One very cool benefit of many Office365 subscription levels is the “CAL’” rights that are conferred via the O365 subscription towards on premise services.  What I mean by this is that O365, for example, confers SharePoint and Exchange CAL’s that can be used for both connection to the O365 services and your own on-premise services!  This is an extremely important benefit to understand if you are looking at any sort of hybrid model with services in both O365 and your own on premise servers.  In fact, it is a benefit that you should consider even if you are not sure at this point that you are going to use all of the O365 services.

As Sean in our office has pointed out, it is a great way to ensure that you are licensed for both your on premise install, if that is what you insist on doing, and an O365 instance so that you can move to O365 in future without the regret of having made the investment in on premise CAL’s (which can be expensive).  This does NOT imply that Exchange or SharePoint servers can be installed on premise using the CAL rights, you still have to splash out for the serve licenses as well as  required internal server CAL’s for machines to talk to each other.  However, you can realize substantial savings by combining the O365 CAL rights with the on premise servers.  If you have ever done the math and added up all of your CAL costs involved with properly licensing something like SharePoint on your own servers, you will very quickly see the benefit of leveraging O365 subscriptions in place of on premise CAL’s.  And, frankly, it is even sweeter if you just go straight to O365 and leave on premise behind; but the reality is that on premise isn’t going away any time soon for many organizations.  But why not leverage at least some of O365’s benefits now?

O365 supplied Office licensing can also be used as the Office “CAL’s” on an RDS server.  You have to purchase an Open License copy of Office to actually install on the RDS server as the O365 version of office will not properly install on the RDS box but, once installed, any user that has an O365 subscription that includes Office is “licensed” to use Office on the RDS server via the O365 CAL “right”.  Once again, this is a pretty substantial benefit when you consider that each user subscription that includes Office confers the right to install and use Office on up to 5 devices.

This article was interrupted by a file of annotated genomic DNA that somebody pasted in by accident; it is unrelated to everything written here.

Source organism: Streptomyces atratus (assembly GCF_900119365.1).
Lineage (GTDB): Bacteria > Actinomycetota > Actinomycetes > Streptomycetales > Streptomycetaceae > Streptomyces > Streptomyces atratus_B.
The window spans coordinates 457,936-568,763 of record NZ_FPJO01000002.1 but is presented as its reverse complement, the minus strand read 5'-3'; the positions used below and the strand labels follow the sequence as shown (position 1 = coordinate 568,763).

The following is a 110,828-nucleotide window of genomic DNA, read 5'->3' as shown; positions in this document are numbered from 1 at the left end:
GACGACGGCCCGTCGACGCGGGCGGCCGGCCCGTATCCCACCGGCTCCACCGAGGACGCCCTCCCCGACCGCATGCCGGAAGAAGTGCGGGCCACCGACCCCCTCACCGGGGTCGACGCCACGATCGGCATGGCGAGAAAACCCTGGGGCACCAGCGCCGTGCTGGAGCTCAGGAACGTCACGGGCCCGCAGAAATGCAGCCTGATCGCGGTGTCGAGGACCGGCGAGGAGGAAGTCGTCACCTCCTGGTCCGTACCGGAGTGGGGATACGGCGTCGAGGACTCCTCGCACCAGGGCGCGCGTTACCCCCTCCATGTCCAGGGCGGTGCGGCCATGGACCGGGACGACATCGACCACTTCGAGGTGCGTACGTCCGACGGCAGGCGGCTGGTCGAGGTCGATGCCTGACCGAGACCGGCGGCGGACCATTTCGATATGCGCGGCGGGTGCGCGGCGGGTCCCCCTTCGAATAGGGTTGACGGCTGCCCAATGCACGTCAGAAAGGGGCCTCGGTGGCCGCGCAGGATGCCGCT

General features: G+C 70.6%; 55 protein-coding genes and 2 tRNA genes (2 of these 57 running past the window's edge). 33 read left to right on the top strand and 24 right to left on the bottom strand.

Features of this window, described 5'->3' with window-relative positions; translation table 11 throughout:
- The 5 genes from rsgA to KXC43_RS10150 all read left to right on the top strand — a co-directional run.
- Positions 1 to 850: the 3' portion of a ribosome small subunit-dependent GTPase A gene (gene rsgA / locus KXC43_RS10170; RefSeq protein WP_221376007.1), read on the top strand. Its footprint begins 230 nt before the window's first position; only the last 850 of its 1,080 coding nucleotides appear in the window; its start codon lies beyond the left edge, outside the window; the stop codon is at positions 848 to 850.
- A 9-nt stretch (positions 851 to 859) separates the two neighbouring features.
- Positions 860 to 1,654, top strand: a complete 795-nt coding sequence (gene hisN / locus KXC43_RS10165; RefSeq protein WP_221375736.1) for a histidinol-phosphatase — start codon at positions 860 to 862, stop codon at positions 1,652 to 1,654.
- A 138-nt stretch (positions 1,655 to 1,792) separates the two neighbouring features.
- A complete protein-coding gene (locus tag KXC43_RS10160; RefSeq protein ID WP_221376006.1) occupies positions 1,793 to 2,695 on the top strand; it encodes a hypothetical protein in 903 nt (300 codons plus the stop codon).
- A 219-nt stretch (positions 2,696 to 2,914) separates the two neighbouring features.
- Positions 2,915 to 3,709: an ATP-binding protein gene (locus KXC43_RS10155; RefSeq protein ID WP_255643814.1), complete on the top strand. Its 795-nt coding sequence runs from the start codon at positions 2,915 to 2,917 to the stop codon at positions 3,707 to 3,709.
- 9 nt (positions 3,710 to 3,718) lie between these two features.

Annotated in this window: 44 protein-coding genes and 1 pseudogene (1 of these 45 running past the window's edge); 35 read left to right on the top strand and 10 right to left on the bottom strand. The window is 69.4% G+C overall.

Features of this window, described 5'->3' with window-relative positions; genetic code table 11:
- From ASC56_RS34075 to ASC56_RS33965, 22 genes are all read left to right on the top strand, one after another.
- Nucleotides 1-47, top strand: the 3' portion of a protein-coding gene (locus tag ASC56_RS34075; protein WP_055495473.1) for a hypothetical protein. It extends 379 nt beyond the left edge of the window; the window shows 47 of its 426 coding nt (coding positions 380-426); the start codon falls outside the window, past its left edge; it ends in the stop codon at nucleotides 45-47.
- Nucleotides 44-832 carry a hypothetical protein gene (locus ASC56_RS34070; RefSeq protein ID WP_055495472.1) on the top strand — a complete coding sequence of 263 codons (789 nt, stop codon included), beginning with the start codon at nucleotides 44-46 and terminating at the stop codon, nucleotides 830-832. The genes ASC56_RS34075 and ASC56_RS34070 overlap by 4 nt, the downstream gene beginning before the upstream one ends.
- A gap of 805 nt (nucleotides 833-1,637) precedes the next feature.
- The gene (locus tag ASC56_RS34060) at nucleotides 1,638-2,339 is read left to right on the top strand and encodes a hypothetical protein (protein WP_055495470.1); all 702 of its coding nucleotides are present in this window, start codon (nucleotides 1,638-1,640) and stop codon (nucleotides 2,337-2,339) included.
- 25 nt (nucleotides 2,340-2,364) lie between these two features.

Office365 and Microsoft Cloud “CAL” Rights–what a great benefit!
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9 thoughts on “Office365 and Microsoft Cloud “CAL” Rights–what a great benefit!

  • Hi Robert.

    Thanks for your post. Would you have a link that confirms (officially from Microsoft) what O365 CALs support in an on-premises install of Exchange? I’ve read about this elsewhere, but struggled to find the actual MS license agreement that confirms this to be true, just in case they ever come after me for getting it wrong!

    Many thanks in advance,

    Bobby

    1. Hey, Bobby:

      I’ll have to go digging for the dox. I do know, for a fact, that O365 subscription CAL’s do cover on-prem Exchange as I have customers (or know of customers) operating under this model. I also have customers using O365 Office ProPlus CAL rights for Office2013 on a terminal server and this customer has just passed a Microsoft licensing audit. But I will see what I can do about finding a doc or dox to support this and post a link on my blog.

      Regards,

      Robert

      1. Hi Robert.

        Thanks so much for kindly getting back to me. After posting the comment, I tried to do some more digging – which hasn’t proved entirely conclusive. I did find a screenshot on one other blog that suggested the on-premises CALs were only part of the deal if going for an Enterprise Office 365 package (such as E3). My client would be most suited to the “Office 365 Midsize Business”, which includes AD integration, but no mention of on-premises licenses, and I haven’t seen this package clarified as including on-premises licensing anywhere.

        The closest I’ve got to getting info is the ‘Office 365 service comparison’ site, but this doesn’t seem to explicitly express on-premises CAL rights of use (although there is a possible implication, depending on how you read some of the entries). Here’s that site: http://technet.microsoft.com/en-us/office/dn788955.aspx

        My experience with Microsoft is they rarely know themselves on these more complex scenarios. I phoned their licensing department a year ago to discuss licensing Office 365 for use in a VDI setup, to which they initially told me I could do it a certain way, then retracted it saying actually I couldn’t. Not a promising sign! That said, Office 365 has seen explosive growth this last year, so maybe they are developing more clarity. We can only hope…

        Any help you can contribute would be truly appreciated, and thanks for blogging on this topic area in the first place.

        Many thanks,

        Bobby